Hang It On The Wall

I didn’t listen to music for two months. I hardly ate. I went for jogs along the water every Friday late at night because I couldn’t sleep. 

Painted sketchbook page, I referenced a Russian artist I forgot the name of

It wasn’t like I started painting girls crying or the silhouette of couples embracing. There was an old book from my parents that I had lugged with me to college. One of those massive, expensive books you can pick up at an art museum, full of glossy pages and photos of the art. I would pick a random page and try to replicate it on some canvas paper. No grids or tracing paper; no pressure for it to be good or accurate. It was mind numbing but in a good way, like legos, or a familiar movie. There wasn’t much thought behind it and it got me out of my head and into my hands. I bought thick brushes that needed to be held the same way you’d grip onto a glass bottle. I bought tiny brushes, the three small strands of which would fall off within a week because I was too rough with them. Painting got me into my nose; the smell of the oil paints was somewhat nose wrinkling, like fat turned solid in the pan after frying bacon, but with a less repulsive, animal quality. 

Heartbreak came at a time when I was already not doing great. I got a good kick in the pants, meaning, I started calling my parents more, I budgeted my money strictly, I showed up to work thirty minutes early every shift, I ate kale salads, and I tried to keep myself busy. It worked to some extent by keeping me out of bed and active. Yet I still needed something more.

Painting didn’t magically fix everything, and there was no intention to use it to “heal” anything. But there was certainly a meditative aspect to it. The colors, the lines, the physical exertion of blending and dragging, the little triumph of looking at a finished page and thinking “I am done and I did good”. A little pat on the back. Your roommate saying it looks good. Hang it on the wall and make the space a little bit more your own.  

Being treated badly by someone you are dating can deceive your emotions. Logically I knew it wasn’t about me, there was nothing I did to deserve being treated poorly, and it shouldn’t make me feel bad about myself. Logical and emotions are two very different things. Emotionally I felt this suffocating worry that I was failing at loving, at dating, at making people care about me. Painting was like a shining antithesis to these emotional notions. It didn’t matter that the paintings looked good to people around me. I only cared that it made me feel good at something. Every time I finished a page there was a little success, a little pit of contentment in my stomach. Proof I wasn’t failing in life.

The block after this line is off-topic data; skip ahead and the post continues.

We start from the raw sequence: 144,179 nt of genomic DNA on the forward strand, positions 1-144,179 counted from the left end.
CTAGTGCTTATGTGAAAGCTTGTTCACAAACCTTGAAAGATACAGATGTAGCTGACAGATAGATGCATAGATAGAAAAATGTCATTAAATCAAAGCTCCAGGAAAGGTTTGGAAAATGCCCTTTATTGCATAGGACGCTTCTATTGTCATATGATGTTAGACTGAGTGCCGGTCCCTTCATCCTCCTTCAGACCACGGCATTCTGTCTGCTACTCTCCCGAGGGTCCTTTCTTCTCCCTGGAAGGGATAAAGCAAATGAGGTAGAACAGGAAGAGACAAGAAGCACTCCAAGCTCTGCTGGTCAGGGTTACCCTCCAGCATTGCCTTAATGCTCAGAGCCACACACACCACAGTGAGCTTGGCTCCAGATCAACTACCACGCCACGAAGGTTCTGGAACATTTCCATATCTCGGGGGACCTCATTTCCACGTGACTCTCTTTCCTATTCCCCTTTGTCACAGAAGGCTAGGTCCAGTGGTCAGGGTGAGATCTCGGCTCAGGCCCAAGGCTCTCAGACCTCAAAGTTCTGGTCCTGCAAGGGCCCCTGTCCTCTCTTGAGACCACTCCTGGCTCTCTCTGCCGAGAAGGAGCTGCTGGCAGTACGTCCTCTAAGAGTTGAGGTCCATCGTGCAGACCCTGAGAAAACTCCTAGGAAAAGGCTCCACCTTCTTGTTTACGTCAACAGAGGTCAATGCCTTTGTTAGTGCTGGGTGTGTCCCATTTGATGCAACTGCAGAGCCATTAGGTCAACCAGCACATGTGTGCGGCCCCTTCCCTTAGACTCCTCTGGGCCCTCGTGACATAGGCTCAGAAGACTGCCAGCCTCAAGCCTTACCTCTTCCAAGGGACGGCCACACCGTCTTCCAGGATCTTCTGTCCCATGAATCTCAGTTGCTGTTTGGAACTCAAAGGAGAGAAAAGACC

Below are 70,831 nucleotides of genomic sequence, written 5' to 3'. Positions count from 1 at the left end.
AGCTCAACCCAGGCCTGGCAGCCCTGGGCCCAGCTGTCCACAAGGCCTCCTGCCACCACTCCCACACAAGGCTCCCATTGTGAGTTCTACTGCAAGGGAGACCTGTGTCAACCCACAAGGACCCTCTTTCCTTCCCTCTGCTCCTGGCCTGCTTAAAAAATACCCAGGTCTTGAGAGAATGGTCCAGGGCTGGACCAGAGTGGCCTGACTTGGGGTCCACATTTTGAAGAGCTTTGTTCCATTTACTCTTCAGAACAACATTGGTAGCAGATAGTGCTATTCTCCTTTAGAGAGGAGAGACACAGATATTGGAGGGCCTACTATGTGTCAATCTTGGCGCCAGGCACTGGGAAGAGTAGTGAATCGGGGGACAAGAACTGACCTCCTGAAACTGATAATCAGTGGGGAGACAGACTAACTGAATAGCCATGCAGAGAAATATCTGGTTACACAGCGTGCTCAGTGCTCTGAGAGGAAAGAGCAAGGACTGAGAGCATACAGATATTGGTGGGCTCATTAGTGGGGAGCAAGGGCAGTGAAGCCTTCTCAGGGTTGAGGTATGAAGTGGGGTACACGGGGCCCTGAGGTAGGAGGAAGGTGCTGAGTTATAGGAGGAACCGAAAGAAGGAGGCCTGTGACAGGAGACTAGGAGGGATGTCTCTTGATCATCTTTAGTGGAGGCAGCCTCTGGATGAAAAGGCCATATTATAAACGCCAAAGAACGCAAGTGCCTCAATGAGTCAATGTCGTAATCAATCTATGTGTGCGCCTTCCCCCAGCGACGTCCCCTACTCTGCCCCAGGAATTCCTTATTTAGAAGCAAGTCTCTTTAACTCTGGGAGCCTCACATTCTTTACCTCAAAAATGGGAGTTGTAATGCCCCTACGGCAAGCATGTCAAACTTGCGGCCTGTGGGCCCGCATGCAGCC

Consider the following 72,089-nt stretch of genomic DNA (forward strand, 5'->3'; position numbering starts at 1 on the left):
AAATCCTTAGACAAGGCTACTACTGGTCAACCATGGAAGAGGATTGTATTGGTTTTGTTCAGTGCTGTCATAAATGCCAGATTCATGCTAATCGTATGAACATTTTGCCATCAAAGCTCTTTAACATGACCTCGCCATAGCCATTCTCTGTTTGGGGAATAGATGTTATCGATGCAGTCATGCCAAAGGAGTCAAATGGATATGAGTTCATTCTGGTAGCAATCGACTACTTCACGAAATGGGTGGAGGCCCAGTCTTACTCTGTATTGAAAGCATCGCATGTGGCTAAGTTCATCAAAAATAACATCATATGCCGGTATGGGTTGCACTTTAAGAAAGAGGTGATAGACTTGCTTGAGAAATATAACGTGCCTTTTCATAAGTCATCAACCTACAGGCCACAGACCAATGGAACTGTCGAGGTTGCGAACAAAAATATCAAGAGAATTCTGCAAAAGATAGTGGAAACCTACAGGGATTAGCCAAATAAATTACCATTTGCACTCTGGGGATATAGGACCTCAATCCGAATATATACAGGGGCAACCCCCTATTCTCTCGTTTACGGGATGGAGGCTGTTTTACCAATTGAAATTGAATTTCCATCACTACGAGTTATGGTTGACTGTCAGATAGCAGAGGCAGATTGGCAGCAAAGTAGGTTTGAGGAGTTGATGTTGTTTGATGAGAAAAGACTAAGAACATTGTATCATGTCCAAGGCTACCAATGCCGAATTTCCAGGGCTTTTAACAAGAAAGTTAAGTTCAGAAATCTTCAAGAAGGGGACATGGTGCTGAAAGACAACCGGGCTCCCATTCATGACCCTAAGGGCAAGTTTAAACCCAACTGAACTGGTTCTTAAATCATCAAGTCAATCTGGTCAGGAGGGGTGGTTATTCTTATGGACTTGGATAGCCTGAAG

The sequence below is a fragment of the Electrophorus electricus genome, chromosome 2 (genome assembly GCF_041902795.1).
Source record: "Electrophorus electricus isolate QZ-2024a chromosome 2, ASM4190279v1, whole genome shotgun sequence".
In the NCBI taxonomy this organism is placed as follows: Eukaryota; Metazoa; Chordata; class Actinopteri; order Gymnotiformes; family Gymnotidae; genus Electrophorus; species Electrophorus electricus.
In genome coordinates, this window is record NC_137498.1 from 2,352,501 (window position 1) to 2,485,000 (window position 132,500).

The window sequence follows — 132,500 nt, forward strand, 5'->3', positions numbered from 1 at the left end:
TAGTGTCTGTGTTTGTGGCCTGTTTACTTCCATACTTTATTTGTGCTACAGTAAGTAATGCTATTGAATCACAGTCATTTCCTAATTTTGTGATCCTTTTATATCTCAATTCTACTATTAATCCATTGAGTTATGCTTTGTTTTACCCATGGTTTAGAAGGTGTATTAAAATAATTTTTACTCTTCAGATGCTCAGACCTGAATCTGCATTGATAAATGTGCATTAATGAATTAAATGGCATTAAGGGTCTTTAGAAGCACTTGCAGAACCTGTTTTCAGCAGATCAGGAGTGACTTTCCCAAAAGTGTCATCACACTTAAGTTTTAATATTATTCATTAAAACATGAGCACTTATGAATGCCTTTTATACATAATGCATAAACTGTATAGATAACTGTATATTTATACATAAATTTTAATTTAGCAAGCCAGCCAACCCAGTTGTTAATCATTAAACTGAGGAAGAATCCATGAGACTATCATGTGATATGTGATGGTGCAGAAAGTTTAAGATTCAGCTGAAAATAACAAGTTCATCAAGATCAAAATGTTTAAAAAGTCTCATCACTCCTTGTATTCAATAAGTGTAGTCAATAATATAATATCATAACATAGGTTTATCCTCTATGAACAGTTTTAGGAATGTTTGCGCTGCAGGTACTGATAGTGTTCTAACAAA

When I’d finish cleaning the brushes I’d feel hunger in my stomach. I’d go days picking at my food and eating only a quarter of my morning bagel. Bits and pieces here and there, only eating out of necessity. Falling in and out of love unfortunately goes straight to my stomach. But I swear, after closing the paint tubes and wiping down the last brush, I could go into the kitchen and heat up the leftovers, scoffing them down while post-mortem analyzing my work. Painting gave me an appetite. 

I can’t claim art fixes your life, only that when I was at my lowest it certainly picked me up and put me back together better than most things and people could have. I wonder if other people feel the same way.

Another therapeutic activity if painting isn’t your style.

Olivia Sully is a Junior studying English Literature at New York University. Olivia spends most of her school and professional life writing and reading, but she likes to decompress with her paintings.

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